Marcus Glasper, Director, Washington Lottery

If there is one positive from our current situation, it is that more of the general public understands how important lotteries are to state revenues.  It is so encouraging to hear different interest groups throughout the country describe lottery games as important products for lottery retailers, and many of those retailers have been deemed essential businesses.  We have heard concerns from some members of the public and the media questioning if lotteries are really essential businesses, and they can’t understand why we’re still operating.  We’ve tried to communicate that while lottery is considered entertainment by some, it also helps fund essential services in the community. We need to continue to communicate that message.

I was speculating with some friends that prohibiting social interaction with their social groups would make young people bored.  But I was shocked when most told me that their children were adapting just fine and were continuing to interact with their friends as usual, through online channels. This generation has different needs in terms of socializing.

We have had to waive quite a few of our current policies to allow operations to continue uninterrupted.  When you’re working with small businesses and financial issues, particularly in times of crisis, you need to help them and also look for opportunities. They have been through a lot and they need our help in re-building.

And this has an impact on the lottery industry in that we will need to ensure that our products are available via multiple distributions channels, including online.  Those of us who grew up with perhaps more social contact, particularly at retail, think of a store as the place to purchase lottery products. Younger people interact online and they are much more comfortable with the online channel.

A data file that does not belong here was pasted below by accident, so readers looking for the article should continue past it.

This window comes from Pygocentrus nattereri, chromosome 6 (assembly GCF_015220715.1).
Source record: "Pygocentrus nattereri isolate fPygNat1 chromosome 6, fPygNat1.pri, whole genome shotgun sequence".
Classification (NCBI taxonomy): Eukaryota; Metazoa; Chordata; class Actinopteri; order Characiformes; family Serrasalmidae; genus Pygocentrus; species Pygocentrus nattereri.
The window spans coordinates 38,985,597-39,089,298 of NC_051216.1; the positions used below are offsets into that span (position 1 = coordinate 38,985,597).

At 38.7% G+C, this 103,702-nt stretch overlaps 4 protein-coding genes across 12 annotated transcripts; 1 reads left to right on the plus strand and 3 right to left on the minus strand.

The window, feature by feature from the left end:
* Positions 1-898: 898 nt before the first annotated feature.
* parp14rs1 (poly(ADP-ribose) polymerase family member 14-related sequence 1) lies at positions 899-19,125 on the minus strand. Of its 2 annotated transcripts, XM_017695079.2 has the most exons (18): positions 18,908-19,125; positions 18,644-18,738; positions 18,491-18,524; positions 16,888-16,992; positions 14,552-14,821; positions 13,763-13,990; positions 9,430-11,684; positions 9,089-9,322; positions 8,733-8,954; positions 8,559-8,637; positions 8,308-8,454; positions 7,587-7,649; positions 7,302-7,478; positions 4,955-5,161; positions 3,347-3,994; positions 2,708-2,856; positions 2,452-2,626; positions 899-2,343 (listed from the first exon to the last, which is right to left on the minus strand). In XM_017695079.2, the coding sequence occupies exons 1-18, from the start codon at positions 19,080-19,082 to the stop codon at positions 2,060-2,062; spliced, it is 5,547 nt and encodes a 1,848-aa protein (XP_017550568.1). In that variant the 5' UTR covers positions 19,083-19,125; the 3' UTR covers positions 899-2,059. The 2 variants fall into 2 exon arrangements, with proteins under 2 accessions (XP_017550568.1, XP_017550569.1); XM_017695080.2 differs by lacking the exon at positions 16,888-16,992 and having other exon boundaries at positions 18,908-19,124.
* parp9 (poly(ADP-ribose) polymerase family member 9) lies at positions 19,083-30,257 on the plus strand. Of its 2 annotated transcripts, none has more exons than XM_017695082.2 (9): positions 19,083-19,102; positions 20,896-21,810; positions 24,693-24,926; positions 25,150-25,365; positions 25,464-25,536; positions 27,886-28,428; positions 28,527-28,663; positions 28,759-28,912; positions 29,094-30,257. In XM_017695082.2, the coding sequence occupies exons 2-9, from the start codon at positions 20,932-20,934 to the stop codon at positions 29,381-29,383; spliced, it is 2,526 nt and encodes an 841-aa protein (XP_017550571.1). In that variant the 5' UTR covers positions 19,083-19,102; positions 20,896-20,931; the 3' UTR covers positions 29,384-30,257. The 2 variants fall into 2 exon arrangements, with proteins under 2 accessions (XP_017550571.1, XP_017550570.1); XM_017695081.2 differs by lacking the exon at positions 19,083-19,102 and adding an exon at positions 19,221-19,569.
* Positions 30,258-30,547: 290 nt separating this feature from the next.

We know from past experience that in times of crisis, the state legislature is more receptive to the contributions that lottery makes if allowed to pursue new strategies to generate revenue.  The state budget will be significantly impacted for the next year or more which may cause the legislature to look more favorably on new lottery initiatives. If we show policymakers that we can provide added value during this difficult time, perhaps there is an opportunity for online sales.

As long as there are lotteries, retailers will be critical drivers of sales. Lotteries have to continue to support their retailer networks, particularly as we begin to emerge from the economic damage of the past few months.  As an industry, we are always looking for ways to reinforce and build on the symbiotic relationship we have with retailers.  Is there anything about this crisis or emerging from this crisis that we use to our advantage to move our retailer relationships forward? As I mentioned, we have been extremely flexible with our retailers during the lockdown.  And we need to continue to listen to their concerns as we go forward. They have been on the frontline of this pandemic and there will certainly be fallout from that stress. Maybe this is a time for us to hold retailer panels, at least virtually, to hear their concerns firsthand.

Of course, in time, Washington’s Lottery employees will be back in the field visiting retailers face-to-face (or perhaps mask-to-mask). We will return to our important tasks of restocking tickets, distributing POS material and performing all the field operational tasks.  And we will begin to return to the lottery’s offices.   Most of our customer service centers are behind glass but that’s not so for our lottery kiosks.  I think naturally there will be some fears and we will need to think about how we support people during the transition. Our job as leaders will be to kind of normalize and allow people to re-adjust. That will be challenging.

Those challenges will perhaps not be as drastic as moving an entire workforce to at-home status. Many of the lottery’s employees were working at home for the first time in their careers.  At first, we were all unsure how this would work but now we see, OK, we made this happen.   Some of these positions we never considered for telework before and everyone found a way to make it work.  In every crisis there’s opportunity.